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Int Forum Allergy Rhinol. 2015 Oct;5(10):929-36. doi: 10.1002/alr.21556. Epub 2015 Jun 16.

Measurement and comparison of health utility assessments in chronic rhinosinusitis.

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Department of Otolaryngology-Head and Neck Surgery, Northwestern University Feinberg School of Medicine, Chicago, IL.
Department of Otolaryngology-Head and Neck Surgery, Hospital of the University of Pennsylvania, Philadelphia, PA.
School of Medicine and Dentistry, University of Rochester School of Medicine, Rochester, NY.
Department of Otolaryngology, Vanderbilt Bill Wilkerson Center, Nashville, TN.
Division of Allergy-Immunology, Department of Medicine, Northwestern University Feinberg School of Medicine, Chicago, IL.
Center for Health Research, Geisinger Health System, Danville, PA.
Center for Healthcare Studies, Northwestern University Feinberg School of Medicine, Chicago, IL.



Chronic rhinosinusitis (CRS) is a common condition encountered in primary care medicine and is estimated to affect 12.5% of the United States population. This study aims to compare methods of assessing health utility in CRS.


A cross-sectional sample of CRS patients (n = 137) were interviewed using direct health utility assessment measures: the visual analogue scale (VAS), time trade-off (TTO), and standard gamble (SG). General quality of life (QOL) scores were obtained via the 36-item Short Form Health Survey (SF-36) and converted to SF-6D health utility values using a Bayesian algorithm. Disease-specific QOL was measured with the 22-item Sino-Nasal Outcome Test (SNOT-22). A selected subgroup of patients (n = 51) not initiating surgery or new treatment for CRS were re-interviewed within 3 weeks.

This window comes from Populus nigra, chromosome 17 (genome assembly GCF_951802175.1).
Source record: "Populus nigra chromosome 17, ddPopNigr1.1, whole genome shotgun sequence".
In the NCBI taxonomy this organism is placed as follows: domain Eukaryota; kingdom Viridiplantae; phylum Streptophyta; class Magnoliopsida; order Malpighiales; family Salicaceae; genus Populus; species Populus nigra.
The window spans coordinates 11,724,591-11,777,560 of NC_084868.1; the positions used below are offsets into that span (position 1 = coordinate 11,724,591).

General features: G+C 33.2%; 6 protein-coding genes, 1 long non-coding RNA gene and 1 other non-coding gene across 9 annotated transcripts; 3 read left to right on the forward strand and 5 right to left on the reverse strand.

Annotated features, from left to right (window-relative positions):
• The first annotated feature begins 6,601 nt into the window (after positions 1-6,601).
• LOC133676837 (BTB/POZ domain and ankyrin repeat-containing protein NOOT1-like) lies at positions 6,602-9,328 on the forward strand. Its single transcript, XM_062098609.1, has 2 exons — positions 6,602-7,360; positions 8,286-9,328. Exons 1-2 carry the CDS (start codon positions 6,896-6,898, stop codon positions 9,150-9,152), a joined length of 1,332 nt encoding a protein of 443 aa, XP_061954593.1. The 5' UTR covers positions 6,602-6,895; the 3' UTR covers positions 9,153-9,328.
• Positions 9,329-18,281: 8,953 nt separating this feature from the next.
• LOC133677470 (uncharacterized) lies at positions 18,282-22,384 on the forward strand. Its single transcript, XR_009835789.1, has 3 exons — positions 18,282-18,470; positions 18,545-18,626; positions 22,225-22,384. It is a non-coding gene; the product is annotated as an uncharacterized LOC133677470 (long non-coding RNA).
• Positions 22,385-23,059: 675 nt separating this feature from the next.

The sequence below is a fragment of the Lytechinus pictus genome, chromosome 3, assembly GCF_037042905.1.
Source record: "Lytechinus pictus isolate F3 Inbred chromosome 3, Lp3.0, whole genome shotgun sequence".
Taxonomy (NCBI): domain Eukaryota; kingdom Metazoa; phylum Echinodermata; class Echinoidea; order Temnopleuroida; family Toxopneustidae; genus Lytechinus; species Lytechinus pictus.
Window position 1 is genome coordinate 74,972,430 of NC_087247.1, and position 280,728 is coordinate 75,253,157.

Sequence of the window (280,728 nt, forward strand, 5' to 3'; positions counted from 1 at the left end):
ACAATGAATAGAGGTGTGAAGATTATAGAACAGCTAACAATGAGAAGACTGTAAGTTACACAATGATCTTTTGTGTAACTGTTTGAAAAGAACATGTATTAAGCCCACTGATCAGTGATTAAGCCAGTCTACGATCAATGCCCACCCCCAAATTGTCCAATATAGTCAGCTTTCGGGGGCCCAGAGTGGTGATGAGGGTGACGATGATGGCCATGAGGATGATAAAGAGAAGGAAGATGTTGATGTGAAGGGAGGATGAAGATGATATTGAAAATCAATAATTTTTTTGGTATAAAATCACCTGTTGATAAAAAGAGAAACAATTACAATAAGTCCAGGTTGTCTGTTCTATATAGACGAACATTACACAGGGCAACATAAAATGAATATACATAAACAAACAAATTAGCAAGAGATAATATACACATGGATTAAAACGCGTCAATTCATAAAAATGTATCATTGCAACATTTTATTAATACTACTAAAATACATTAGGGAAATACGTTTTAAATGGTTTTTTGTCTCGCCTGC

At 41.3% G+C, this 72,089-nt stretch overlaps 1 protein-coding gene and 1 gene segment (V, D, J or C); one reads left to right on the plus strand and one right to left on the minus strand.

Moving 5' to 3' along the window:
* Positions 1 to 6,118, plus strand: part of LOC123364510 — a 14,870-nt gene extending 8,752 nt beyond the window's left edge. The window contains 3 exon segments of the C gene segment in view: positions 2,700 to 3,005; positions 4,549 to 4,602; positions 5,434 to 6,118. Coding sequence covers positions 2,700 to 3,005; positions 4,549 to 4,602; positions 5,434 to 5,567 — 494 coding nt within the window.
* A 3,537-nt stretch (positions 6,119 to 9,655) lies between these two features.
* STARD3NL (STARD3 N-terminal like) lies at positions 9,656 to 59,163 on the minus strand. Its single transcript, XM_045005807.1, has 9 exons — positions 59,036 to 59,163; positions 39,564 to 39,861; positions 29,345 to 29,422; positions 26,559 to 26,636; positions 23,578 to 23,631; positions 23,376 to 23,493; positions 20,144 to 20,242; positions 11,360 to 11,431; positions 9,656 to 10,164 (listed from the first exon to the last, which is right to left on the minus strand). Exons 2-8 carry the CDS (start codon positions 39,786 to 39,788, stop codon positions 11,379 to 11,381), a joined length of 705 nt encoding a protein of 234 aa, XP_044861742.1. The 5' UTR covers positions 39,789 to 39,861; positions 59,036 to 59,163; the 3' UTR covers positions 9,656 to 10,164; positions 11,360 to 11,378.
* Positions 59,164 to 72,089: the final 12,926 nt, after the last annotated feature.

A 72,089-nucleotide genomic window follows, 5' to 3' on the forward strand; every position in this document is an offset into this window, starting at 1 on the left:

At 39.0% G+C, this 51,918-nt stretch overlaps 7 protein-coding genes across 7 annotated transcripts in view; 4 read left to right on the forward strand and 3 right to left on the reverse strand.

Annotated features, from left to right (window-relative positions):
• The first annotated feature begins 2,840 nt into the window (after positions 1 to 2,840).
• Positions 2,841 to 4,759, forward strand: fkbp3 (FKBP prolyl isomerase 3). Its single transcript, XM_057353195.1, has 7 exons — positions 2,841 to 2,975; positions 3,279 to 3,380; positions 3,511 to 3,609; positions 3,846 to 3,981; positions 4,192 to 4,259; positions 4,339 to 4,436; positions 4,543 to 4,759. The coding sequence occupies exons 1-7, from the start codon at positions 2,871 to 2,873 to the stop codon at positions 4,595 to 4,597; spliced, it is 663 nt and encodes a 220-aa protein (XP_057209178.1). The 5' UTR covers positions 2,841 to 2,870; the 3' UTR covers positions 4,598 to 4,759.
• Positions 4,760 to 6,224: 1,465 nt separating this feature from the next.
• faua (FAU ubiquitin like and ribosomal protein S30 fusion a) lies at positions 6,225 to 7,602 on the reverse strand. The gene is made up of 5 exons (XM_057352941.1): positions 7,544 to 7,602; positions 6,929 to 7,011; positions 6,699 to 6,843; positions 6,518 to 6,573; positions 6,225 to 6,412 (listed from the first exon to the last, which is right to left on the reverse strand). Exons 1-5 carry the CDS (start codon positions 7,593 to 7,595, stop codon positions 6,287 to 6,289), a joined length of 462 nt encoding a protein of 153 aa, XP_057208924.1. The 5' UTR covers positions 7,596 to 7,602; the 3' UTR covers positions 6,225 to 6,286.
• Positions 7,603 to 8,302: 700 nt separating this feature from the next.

The mean ± SD health utilities were VAS 0.69 ± 0.19; TTO 0.80 ± 0.27; SG 0.93 ± 0.11; and SF-6D 0.72 ± 0.12; they differed significantly (p < 0.001). Only VAS scores differed based on disease state classification or the presence of nasal polyposis. Correlations between methods of determining health utility were weak, but significant. VAS, TTO, and SF-6D scores were significantly associated with SNOT-22 (p < 0.001 for all); however, SG and SNOT-22 were poorly correlated (Spearman correlation = -0.33). The test-retest reliability of TTO (Spearman correlation = 0.71) and SG (0.73) was strong.


CRS patients show significant impairment in QOL, with health utility values similar to those of patients with acquired immune deficiency syndrome (AIDS) or intermittent claudication using similar methods. The method of ascertainment significantly affects measured health utility, but the degree of impairment warrants improved recognition and appropriate treatment of the condition.


SF-6D; chronic rhinosinusitis; quality of life; standard gamble; time trade-off; utility values; visual analog scale

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